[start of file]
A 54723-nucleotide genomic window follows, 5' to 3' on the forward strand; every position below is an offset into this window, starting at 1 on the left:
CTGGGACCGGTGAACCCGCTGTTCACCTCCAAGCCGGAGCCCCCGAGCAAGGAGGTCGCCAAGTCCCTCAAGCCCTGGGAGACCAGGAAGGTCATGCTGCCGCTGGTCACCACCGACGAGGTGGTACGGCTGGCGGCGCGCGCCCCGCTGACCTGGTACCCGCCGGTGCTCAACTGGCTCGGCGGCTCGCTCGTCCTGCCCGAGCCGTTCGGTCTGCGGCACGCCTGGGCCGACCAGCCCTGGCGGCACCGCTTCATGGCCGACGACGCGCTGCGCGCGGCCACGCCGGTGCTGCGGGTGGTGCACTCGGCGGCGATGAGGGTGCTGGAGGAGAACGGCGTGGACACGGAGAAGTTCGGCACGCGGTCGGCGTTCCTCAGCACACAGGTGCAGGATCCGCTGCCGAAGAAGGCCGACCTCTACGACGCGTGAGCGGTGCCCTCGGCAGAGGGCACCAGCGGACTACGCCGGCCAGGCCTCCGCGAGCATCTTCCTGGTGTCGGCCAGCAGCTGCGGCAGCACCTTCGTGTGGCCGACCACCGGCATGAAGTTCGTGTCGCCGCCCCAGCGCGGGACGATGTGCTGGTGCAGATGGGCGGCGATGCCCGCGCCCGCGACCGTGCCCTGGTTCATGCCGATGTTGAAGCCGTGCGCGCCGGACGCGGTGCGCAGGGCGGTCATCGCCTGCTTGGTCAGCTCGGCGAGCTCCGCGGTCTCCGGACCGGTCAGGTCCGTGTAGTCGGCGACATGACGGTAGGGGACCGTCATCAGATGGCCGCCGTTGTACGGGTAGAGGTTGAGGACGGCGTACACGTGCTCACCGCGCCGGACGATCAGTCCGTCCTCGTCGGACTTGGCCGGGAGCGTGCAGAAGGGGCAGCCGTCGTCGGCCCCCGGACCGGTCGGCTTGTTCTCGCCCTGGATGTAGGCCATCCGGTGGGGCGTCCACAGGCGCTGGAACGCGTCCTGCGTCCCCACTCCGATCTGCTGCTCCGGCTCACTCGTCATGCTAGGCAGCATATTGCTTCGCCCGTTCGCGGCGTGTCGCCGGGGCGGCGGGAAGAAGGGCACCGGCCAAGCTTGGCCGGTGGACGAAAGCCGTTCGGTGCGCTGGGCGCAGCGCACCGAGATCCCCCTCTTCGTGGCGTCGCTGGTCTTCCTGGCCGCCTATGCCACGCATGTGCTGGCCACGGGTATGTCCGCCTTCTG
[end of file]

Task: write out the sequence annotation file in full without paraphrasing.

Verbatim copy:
A 54723-nucleotide genomic window follows, 5' to 3' on the forward strand; every position below is an offset into this window, starting at 1 on the left:
CTGGGACCGGTGAACCCGCTGTTCACCTCCAAGCCGGAGCCCCCGAGCAAGGAGGTCGCCAAGTCCCTCAAGCCCTGGGAGACCAGGAAGGTCATGCTGCCGCTGGTCACCACCGACGAGGTGGTACGGCTGGCGGCGCGCGCCCCGCTGACCTGGTACCCGCCGGTGCTCAACTGGCTCGGCGGCTCGCTCGTCCTGCCCGAGCCGTTCGGTCTGCGGCACGCCTGGGCCGACCAGCCCTGGCGGCACCGCTTCATGGCCGACGACGCGCTGCGCGCGGCCACGCCGGTGCTGCGGGTGGTGCACTCGGCGGCGATGAGGGTGCTGGAGGAGAACGGCGTGGACACGGAGAAGTTCGGCACGCGGTCGGCGTTCCTCAGCACACAGGTGCAGGATCCGCTGCCGAAGAAGGCCGACCTCTACGACGCGTGAGCGGTGCCCTCGGCAGAGGGCACCAGCGGACTACGCCGGCCAGGCCTCCGCGAGCATCTTCCTGGTGTCGGCCAGCAGCTGCGGCAGCACCTTCGTGTGGCCGACCACCGGCATGAAGTTCGTGTCGCCGCCCCAGCGCGGGACGATGTGCTGGTGCAGATGGGCGGCGATGCCCGCGCCCGCGACCGTGCCCTGGTTCATGCCGATGTTGAAGCCGTGCGCGCCGGACGCGGTGCGCAGGGCGGTCATCGCCTGCTTGGTCAGCTCGGCGAGCTCCGCGGTCTCCGGACCGGTCAGGTCCGTGTAGTCGGCGACATGACGGTAGGGGACCGTCATCAGATGGCCGCCGTTGTACGGGTAGAGGTTGAGGACGGCGTACACGTGCTCACCGCGCCGGACGATCAGTCCGTCCTCGTCGGACTTGGCCGGGAGCGTGCAGAAGGGGCAGCCGTCGTCGGCCCCCGGACCGGTCGGCTTGTTCTCGCCCTGGATGTAGGCCATCCGGTGGGGCGTCCACAGGCGCTGGAACGCGTCCTGCGTCCCCACTCCGATCTGCTGCTCCGGCTCACTCGTCATGCTAGGCAGCATATTGCTTCGCCCGTTCGCGGCGTGTCGCCGGGGCGGCGGGAAGAAGGGCACCGGCCAAGCTTGGCCGGTGGACGAAAGCCGTTCGGTGCGCTGGGCGCAGCGCACCGAGATCCCCCTCTTCGTGGCGTCGCTGGTCTTCCTGGCCGCCTATGCCACGCATGTGCTGGCCACGGGTATGTCCGCCTTCTG